Quite a performance (one way and another)

posted in: Ethiopian project | 1

It had finally arrived, the day of the performance, the reason I was here in Ethiopia.  It did not begin well.  I discovered that, for the third or fourth time I have been here, there was no water in the apartment.  As usual, I messaged Anchu, and as usual she responded immediately, to apologise for “the inconvenience”, and to send a man who would deliver a ten gallon drum of water.  Then (again for about the third or fourth time, the power went off, knocking out the wifi, and with it the radio – my lifeline.  No point in ringing Anchu this time; power cuts affect Addis on a regular basis.

At lunchtime, I had arranged to meet Binyam and Bezu; they had invited me for lunch (an invitation I regarded more as a duty than a pleasure.)  When we met, outside Angla Burger, he relayed the request from Alazar for 6000 birre, to pay for a celebration after the show.  And this was the final straw.  I told them I had been asked for money out of my pocket just about every day, and… well, let’s just say that I became a little emotional.  Awkward all round, but I thought they’d got the message.

We took a taxi to Beza’s sister’s house, their own house being too far away for a sensible return journey.  Her sister and brother-in-law had a most attractive modern apartment, but, like so many buildings here, what must once have been most luxurious, with a marble staircase and fancy banisters, was now mouldy with damp, with bare wires poking out of stained walls.  They had BBC News on the TV as a concession to me, which caused me and the brother-in-law to agree on how awful the news was from Gaza.  I was asked whether I believed in God; it is something I have been asked several times here.  I conveyed my own views as respectfully as I could, then joined them in saying grace.  As expected, the meal was enjira with a couple of hot dishes and some salad, and I did my best; I am finding enjira increasingly unpalatable.

The taxi dropped me back at the Film School, while Binyam and Beza went off to do some chore or other, assuring me they would be back at 5.30.  The cast drifted in, as I knew they would, and they immediately lifted my spirits; I really do like them a lot.  I eventually chivvied them into the classroom (herding cats), ran through some notes, sorted out the ending (dreadful last night), and just began a warm-up… which swiftly had to be abandoned when I felt I was on the verge of throwing up.  I rushed off to collect the key and take myself down one flight to the utterly disgusting toilet.

I am certain that this was not pre-performance nerves, but lunchtime enjira.  I am certain there was nothing wrong with the food itself, but I had felt similarly ill the last time I had tried an Ethiopian meal, and some sort of muscle memory was kicking in.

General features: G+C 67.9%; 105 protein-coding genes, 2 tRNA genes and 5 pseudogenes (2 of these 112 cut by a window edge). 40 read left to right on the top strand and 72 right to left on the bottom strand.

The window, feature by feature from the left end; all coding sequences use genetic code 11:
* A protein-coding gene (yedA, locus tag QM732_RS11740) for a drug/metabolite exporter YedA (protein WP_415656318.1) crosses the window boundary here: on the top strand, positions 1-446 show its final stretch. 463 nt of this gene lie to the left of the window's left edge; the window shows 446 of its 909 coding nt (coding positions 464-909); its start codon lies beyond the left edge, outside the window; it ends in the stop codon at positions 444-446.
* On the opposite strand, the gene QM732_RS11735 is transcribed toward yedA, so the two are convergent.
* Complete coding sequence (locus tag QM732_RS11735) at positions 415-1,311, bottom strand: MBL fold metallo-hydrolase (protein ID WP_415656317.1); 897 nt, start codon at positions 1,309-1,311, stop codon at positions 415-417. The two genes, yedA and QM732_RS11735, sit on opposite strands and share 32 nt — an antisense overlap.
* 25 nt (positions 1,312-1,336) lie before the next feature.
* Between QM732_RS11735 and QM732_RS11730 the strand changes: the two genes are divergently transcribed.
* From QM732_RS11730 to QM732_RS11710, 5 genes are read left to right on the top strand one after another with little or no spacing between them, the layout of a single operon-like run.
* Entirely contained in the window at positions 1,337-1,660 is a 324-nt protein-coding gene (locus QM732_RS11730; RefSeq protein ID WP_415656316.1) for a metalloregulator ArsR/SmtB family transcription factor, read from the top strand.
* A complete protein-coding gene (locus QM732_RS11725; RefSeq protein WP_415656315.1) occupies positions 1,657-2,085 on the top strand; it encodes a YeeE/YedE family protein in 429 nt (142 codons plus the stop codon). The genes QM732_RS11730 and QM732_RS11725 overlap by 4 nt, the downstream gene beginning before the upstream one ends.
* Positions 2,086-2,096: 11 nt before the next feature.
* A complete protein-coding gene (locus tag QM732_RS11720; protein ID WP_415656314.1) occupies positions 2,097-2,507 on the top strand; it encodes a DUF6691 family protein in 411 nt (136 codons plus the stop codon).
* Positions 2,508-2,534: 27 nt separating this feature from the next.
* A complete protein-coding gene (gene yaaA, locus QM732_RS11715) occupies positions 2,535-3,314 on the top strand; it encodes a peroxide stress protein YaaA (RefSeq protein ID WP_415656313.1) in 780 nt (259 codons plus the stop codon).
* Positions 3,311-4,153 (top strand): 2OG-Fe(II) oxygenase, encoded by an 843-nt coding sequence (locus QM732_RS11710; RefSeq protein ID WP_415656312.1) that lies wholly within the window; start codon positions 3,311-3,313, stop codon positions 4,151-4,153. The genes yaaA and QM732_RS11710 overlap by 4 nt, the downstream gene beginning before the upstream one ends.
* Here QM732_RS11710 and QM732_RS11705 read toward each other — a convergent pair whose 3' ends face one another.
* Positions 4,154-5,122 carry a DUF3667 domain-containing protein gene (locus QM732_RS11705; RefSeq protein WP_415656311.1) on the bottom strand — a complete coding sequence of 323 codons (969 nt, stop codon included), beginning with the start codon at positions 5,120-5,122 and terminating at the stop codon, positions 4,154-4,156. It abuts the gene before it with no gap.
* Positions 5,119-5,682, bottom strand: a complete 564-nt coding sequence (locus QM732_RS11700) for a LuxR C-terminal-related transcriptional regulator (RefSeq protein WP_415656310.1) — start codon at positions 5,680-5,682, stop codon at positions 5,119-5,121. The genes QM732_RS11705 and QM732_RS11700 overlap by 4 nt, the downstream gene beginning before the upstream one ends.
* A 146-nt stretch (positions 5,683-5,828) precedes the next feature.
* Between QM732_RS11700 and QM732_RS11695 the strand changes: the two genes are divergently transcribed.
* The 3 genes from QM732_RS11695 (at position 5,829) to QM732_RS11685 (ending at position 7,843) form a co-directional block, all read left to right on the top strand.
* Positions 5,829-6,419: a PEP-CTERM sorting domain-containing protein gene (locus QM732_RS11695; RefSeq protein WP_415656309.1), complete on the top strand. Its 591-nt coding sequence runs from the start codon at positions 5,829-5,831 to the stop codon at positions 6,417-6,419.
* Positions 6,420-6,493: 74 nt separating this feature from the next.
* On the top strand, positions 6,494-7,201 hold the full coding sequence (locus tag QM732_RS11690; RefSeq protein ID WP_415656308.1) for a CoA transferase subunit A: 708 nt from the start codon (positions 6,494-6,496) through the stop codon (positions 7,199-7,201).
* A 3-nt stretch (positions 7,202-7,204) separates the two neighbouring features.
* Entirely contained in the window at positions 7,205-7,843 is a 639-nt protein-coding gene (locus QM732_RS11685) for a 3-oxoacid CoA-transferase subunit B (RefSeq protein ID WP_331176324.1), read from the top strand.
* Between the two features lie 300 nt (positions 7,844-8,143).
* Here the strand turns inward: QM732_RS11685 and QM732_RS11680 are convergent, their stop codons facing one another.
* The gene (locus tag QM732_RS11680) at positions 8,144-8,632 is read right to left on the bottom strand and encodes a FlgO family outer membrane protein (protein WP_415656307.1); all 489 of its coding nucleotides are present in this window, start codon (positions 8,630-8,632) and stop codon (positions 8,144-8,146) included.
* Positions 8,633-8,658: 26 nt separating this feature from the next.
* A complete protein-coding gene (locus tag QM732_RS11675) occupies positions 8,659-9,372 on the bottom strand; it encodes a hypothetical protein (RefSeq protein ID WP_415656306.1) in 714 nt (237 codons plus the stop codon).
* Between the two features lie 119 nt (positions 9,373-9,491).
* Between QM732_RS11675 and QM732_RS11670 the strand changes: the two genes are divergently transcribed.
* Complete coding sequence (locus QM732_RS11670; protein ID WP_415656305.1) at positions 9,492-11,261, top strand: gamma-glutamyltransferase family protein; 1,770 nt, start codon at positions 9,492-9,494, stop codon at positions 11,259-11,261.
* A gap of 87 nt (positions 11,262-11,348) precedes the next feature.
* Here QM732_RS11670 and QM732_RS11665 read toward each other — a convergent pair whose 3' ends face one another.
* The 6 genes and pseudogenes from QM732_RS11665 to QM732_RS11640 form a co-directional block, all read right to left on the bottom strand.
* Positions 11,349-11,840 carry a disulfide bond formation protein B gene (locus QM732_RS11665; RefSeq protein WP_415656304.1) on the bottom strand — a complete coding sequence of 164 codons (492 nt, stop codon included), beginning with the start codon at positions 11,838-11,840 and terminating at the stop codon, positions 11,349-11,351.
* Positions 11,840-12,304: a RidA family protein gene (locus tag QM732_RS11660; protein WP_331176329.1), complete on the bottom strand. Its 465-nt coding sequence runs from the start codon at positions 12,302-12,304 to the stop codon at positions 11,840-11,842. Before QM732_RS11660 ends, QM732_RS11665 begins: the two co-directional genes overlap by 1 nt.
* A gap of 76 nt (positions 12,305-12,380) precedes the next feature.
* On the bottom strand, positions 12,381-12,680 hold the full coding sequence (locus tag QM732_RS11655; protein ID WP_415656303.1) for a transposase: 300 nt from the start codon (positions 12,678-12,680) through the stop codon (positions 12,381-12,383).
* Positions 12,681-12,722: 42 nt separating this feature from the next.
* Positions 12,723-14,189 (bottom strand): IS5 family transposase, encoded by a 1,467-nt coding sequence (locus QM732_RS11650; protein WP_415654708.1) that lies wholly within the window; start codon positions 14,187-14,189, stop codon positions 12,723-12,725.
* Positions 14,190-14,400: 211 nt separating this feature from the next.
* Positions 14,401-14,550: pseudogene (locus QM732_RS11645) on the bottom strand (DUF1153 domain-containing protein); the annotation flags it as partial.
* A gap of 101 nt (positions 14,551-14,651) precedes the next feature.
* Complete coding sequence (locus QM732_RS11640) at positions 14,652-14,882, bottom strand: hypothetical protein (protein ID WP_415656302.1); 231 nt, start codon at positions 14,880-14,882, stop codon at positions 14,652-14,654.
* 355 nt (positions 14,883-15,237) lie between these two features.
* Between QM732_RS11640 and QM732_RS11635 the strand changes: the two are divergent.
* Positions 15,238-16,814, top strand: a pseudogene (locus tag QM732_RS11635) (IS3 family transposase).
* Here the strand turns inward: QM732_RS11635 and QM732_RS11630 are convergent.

Binyam was late, of course, arriving out of breath with ten minutes to spare.  Then Alazar asked for ten minutes so that he could get the video camera ready.  Then more people arrived, meaning more chairs had to be fetched from the classroom.  Then Atala’s mum and stepdad arrived – God knows how they made it up the stairs, both pretty ancient and dressed traditionally, white-robed both.  It was a good thing the start had been delayed; the play only lasts thirty minutes, and they would have had a long journey for ten minutes of confusing theatre otherwise.  And then more people arrived.

But, at last, we began.  And it was… terrific.  All of the things that had gone so wrong last night went right tonight (“that’s what makes for a great performance!”).  I had successfully persuaded Binyam to cut out the superfluous sound he had added last night – including a doorbell.  I assured him it was both safer and funnier to have the sound delivered by the human “door”, and it was gratifying when that particular moment got a laugh.

The whole cast lifted their game, including the weakest members, and the action scenes ran smoothly.  I was hugely proud of them, and felt, at last, that the effort and emotional strain had been worth it.  I suppose I wished the audience had been more responsive, but maybe that was a cultural battle too far. On the journey home, with Binyam insisting on accompanying me for some of the way, he told me he was having trouble changing the dollars I had given him as a wedding gift.  I did offer to exchange them for Birre, at a mildly favourable exchange rate, but he told me this was not enough, that he wanted the black market rate (or rather more than, I believe.)  Ah well, I told him, that’s all I have.  He did mention an ATM, but I brushed that aside.  And we parted.

  1. Pamela Blair

    That’s one of the things I hate most about traveling in economically poorer countries–I’m inevitably seen as “rich,” even though I don’t see myself that way, and the natural treatment follows.
    Aside from that, congratulations once again for pulling the rabbit out of the (rather ragged) hat.

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